PP - Personally my variance isn't that large from BIABacus predictions now that I have checked,(did a quick avg over my last 6 brews just now and its just over a litre on avg more than predicted) I would say more so on wheat beers or really hoppy beers, since I never seem to have time to wash my brew bag in time to use it as a hop sock (kids etc.) so that obviously plays a role. (although maybe not since I tell BIABacus NO for hopsock)

So after all the reading and averaging I just did I don't think I'll bother filtering, and I will probably syphon maybe an extra litre or 2 of cloudy/truby wort. Seems the simplest approach always ends up being the best in this hobby...

:shoot:
Last edited by goulaigan on 20 Nov 2014, 03:38, edited 1 time in total.
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Post #12 made 4 years ago
Goulaigan, you are absolutely Correct, Trub does not do bad or Good things to the Beer.

I filter the Trub, because sometimes, I collect, wash, and reuse the yeast.

It is easier to filter the Trub from the wort before the Fermenter, Then separating the Trub from the Yeast cake.

Also, since I am making 10L batches, every last drop of wort in Important!!
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Post #13 made 4 years ago
PistolPatch wrote: bundy, did you get my last email? If so, please let me know! As for kettle to fermentor loss, the BIABacus defaults are written in a way that enables you to get under way confidently with your brewing.

KFL is an interesting area. KFL is very unpredictable. In BIABAcus 1.0 (unreleased at time of writing and it won't be until after the Christmas break - too busy), there are two choices you can make on which KFL you select that consider both grain and hop trub. (bundy, I thought you were a beta on that version of the BIABacus which gave you an advanced trub choice???)

...

Regardless, if you have a large variance from the BIABacus predictions on KFL, I would want to know your kettle diameter and height, desired VIF, timings (eg speed of transfers) and, if necessary, a visual on your bag porosity.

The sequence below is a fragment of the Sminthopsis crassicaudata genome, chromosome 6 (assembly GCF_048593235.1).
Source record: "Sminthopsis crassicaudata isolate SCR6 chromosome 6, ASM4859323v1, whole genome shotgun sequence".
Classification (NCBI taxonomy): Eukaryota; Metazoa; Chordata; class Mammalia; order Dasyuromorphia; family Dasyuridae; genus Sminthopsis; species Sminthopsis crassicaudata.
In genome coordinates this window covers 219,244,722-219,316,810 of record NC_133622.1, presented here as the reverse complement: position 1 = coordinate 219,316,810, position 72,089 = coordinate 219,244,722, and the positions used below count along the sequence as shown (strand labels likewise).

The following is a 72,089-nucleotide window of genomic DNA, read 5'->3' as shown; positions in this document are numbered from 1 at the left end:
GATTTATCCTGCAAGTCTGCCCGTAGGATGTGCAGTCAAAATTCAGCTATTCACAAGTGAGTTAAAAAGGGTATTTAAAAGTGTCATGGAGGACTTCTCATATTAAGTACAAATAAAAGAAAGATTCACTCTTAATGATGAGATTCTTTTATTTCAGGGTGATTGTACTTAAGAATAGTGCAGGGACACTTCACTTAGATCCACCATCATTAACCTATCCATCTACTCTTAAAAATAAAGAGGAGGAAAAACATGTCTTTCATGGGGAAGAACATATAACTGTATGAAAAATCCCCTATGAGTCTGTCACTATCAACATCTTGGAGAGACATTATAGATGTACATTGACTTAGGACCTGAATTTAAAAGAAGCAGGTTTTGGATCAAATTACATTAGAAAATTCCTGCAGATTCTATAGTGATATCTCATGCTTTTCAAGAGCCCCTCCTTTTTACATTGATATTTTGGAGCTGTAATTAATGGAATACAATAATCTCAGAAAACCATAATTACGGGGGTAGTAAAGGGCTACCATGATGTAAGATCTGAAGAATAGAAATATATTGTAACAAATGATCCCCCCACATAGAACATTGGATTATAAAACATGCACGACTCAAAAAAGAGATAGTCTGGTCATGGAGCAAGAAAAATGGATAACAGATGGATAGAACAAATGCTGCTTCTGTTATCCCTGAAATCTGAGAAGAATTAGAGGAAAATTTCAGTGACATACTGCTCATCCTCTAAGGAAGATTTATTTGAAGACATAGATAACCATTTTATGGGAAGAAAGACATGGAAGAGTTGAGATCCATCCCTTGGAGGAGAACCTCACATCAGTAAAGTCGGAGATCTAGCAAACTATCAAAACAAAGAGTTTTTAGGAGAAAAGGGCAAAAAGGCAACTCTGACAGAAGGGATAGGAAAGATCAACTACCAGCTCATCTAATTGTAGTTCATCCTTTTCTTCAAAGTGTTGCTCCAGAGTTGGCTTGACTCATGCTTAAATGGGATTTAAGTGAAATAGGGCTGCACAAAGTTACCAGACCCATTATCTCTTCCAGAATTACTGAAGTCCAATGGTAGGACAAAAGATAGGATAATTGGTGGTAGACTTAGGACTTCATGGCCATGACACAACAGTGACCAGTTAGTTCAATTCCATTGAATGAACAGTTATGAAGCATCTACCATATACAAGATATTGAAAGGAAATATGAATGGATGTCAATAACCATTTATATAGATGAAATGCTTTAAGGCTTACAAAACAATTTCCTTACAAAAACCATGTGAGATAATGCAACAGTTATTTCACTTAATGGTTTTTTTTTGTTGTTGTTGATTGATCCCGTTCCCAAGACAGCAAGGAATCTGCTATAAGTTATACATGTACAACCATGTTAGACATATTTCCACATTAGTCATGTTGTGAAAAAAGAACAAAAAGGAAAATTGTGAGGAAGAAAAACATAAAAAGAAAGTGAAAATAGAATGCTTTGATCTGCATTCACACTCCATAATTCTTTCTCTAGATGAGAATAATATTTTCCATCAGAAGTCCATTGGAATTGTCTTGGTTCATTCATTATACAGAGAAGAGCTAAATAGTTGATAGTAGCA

Even if I knew all that, I would not be worried about 3.8 litres of wastage. I've had 8 on some brews where I have desired 23 VIF! (I know better now ;)).

Anyway, post the answers to some of the questions I have asked here and maybe a few files? The more info the better,PP
Hi Pat, first up No recent emails in the past week or two. So No to that. Qstn.

Re The Beta thing. Yes I have access to that but continue to use 1.3T as thats what's in the Public domain release. I could plug the details over to V25 Beta but haven't tried that.

Re The Bag - Spotlight Swiss Voile - as you and others recommended back in the Old days on AHB - Even made sure the Barcode quoted back then was the right one (and it is still the same one used at Spotlight till this day) So I am sure that's fine.

I'll load up a couple of files here. Thing is everything else comes in as predicted for me, (other than sometimes being a few points low on Gravity but thats no biggy)

I always record Mash Volume , VIB, VAW and take those readings using an engineers stainless ruler from the top of the kettle, With a Spirit level across the urn to act as my top marker point instead of trying to read from the side. I measure form the centre of the Kettle. I use Section U to then calculate that Volume from the measurement from Top of Kettle and record.

They are all really close to what's predicted. Only thing I have ever adjusted in BIABacus to suit my Urn is the Evap rate, and more recently strike temp as was discussed on another thread a few weeks back.